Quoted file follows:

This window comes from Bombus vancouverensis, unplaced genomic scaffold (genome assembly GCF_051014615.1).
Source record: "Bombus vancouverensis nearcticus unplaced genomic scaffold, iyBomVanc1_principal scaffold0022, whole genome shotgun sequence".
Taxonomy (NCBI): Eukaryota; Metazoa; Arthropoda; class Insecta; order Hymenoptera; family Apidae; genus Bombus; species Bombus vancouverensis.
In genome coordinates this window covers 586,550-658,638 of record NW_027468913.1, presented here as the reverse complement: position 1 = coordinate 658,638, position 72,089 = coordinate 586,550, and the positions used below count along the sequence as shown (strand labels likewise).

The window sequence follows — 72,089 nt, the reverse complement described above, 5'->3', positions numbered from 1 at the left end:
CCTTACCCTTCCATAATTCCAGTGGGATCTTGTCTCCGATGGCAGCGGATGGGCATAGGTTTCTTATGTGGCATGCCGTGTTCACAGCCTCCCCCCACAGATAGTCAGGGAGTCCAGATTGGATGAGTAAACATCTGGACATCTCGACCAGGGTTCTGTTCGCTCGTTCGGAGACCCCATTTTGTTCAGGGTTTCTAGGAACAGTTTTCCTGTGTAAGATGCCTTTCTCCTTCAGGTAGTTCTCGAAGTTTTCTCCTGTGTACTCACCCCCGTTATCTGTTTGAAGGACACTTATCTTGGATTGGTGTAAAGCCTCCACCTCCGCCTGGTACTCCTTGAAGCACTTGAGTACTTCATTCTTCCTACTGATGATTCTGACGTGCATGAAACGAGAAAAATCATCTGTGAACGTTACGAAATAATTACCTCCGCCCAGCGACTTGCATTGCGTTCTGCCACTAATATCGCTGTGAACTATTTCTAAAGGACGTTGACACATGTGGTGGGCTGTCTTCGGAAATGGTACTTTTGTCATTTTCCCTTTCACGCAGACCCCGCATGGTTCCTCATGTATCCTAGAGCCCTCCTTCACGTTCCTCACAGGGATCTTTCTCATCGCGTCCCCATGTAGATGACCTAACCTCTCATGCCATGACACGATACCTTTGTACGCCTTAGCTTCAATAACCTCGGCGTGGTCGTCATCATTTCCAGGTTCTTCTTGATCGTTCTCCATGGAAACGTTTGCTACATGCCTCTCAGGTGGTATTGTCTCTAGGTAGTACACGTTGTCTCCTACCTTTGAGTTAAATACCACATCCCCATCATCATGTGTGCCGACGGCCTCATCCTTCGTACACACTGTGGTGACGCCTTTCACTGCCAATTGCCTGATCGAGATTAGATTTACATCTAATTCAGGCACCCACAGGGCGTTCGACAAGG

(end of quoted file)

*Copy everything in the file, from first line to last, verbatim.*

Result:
This window comes from Bombus vancouverensis, unplaced genomic scaffold (genome assembly GCF_051014615.1).
Source record: "Bombus vancouverensis nearcticus unplaced genomic scaffold, iyBomVanc1_principal scaffold0022, whole genome shotgun sequence".
Taxonomy (NCBI): Eukaryota; Metazoa; Arthropoda; class Insecta; order Hymenoptera; family Apidae; genus Bombus; species Bombus vancouverensis.
In genome coordinates this window covers 586,550-658,638 of record NW_027468913.1, presented here as the reverse complement: position 1 = coordinate 658,638, position 72,089 = coordinate 586,550, and the positions used below count along the sequence as shown (strand labels likewise).

The window sequence follows — 72,089 nt, the reverse complement described above, 5'->3', positions numbered from 1 at the left end:
CCTTACCCTTCCATAATTCCAGTGGGATCTTGTCTCCGATGGCAGCGGATGGGCATAGGTTTCTTATGTGGCATGCCGTGTTCACAGCCTCCCCCCACAGATAGTCAGGGAGTCCAGATTGGATGAGTAAACATCTGGACATCTCGACCAGGGTTCTGTTCGCTCGTTCGGAGACCCCATTTTGTTCAGGGTTTCTAGGAACAGTTTTCCTGTGTAAGATGCCTTTCTCCTTCAGGTAGTTCTCGAAGTTTTCTCCTGTGTACTCACCCCCGTTATCTGTTTGAAGGACACTTATCTTGGATTGGTGTAAAGCCTCCACCTCCGCCTGGTACTCCTTGAAGCACTTGAGTACTTCATTCTTCCTACTGATGATTCTGACGTGCATGAAACGAGAAAAATCATCTGTGAACGTTACGAAATAATTACCTCCGCCCAGCGACTTGCATTGCGTTCTGCCACTAATATCGCTGTGAACTATTTCTAAAGGACGTTGACACATGTGGTGGGCTGTCTTCGGAAATGGTACTTTTGTCATTTTCCCTTTCACGCAGACCCCGCATGGTTCCTCATGTATCCTAGAGCCCTCCTTCACGTTCCTCACAGGGATCTTTCTCATCGCGTCCCCATGTAGATGACCTAACCTCTCATGCCATGACACGATACCTTTGTACGCCTTAGCTTCAATAACCTCGGCGTGGTCGTCATCATTTCCAGGTTCTTCTTGATCGTTCTCCATGGAAACGTTTGCTACATGCCTCTCAGGTGGTATTGTCTCTAGGTAGTACACGTTGTCTCCTACCTTTGAGTTAAATACCACATCCCCATCATCATGTGTGCCGACGGCCTCATCCTTCGTACACACTGTGGTGACGCCTTTCACTGCCAATTGCCTGATCGAGATTAGATTTACATCTAATTCAGGCACCCACAGGGCGTTCGACAAGG